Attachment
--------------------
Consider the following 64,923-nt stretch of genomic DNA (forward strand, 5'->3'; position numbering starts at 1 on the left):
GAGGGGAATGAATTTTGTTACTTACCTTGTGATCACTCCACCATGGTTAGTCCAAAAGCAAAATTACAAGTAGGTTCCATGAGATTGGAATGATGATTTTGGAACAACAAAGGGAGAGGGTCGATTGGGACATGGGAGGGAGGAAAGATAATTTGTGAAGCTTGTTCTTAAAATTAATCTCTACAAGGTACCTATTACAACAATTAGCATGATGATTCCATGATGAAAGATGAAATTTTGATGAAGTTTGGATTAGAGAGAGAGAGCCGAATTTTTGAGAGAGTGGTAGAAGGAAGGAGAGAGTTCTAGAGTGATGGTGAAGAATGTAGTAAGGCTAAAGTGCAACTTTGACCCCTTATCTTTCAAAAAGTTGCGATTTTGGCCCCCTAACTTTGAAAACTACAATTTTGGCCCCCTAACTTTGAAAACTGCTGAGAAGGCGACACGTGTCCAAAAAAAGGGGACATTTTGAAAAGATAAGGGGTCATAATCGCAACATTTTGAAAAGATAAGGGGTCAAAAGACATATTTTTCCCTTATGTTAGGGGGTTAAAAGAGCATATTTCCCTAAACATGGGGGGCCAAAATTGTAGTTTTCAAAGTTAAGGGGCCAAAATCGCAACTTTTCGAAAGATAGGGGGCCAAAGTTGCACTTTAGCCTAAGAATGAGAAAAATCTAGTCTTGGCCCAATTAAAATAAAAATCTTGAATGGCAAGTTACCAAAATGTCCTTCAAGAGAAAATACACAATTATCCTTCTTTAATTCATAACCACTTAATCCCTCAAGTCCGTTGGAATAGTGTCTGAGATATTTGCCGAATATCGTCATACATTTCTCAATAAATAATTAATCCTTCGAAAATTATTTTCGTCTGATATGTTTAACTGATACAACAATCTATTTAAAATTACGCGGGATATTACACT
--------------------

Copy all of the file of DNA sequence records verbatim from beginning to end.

Consider the following 64,923-nt stretch of genomic DNA (forward strand, 5'->3'; position numbering starts at 1 on the left):
GAGGGGAATGAATTTTGTTACTTACCTTGTGATCACTCCACCATGGTTAGTCCAAAAGCAAAATTACAAGTAGGTTCCATGAGATTGGAATGATGATTTTGGAACAACAAAGGGAGAGGGTCGATTGGGACATGGGAGGGAGGAAAGATAATTTGTGAAGCTTGTTCTTAAAATTAATCTCTACAAGGTACCTATTACAACAATTAGCATGATGATTCCATGATGAAAGATGAAATTTTGATGAAGTTTGGATTAGAGAGAGAGAGCCGAATTTTTGAGAGAGTGGTAGAAGGAAGGAGAGAGTTCTAGAGTGATGGTGAAGAATGTAGTAAGGCTAAAGTGCAACTTTGACCCCTTATCTTTCAAAAAGTTGCGATTTTGGCCCCCTAACTTTGAAAACTACAATTTTGGCCCCCTAACTTTGAAAACTGCTGAGAAGGCGACACGTGTCCAAAAAAAGGGGACATTTTGAAAAGATAAGGGGTCATAATCGCAACATTTTGAAAAGATAAGGGGTCAAAAGACATATTTTTCCCTTATGTTAGGGGGTTAAAAGAGCATATTTCCCTAAACATGGGGGGCCAAAATTGTAGTTTTCAAAGTTAAGGGGCCAAAATCGCAACTTTTCGAAAGATAGGGGGCCAAAGTTGCACTTTAGCCTAAGAATGAGAAAAATCTAGTCTTGGCCCAATTAAAATAAAAATCTTGAATGGCAAGTTACCAAAATGTCCTTCAAGAGAAAATACACAATTATCCTTCTTTAATTCATAACCACTTAATCCCTCAAGTCCGTTGGAATAGTGTCTGAGATATTTGCCGAATATCGTCATACATTTCTCAATAAATAATTAATCCTTCGAAAATTATTTTCGTCTGATATGTTTAACTGATACAACAATCTATTTAAAATTACGCGGGATATTACACT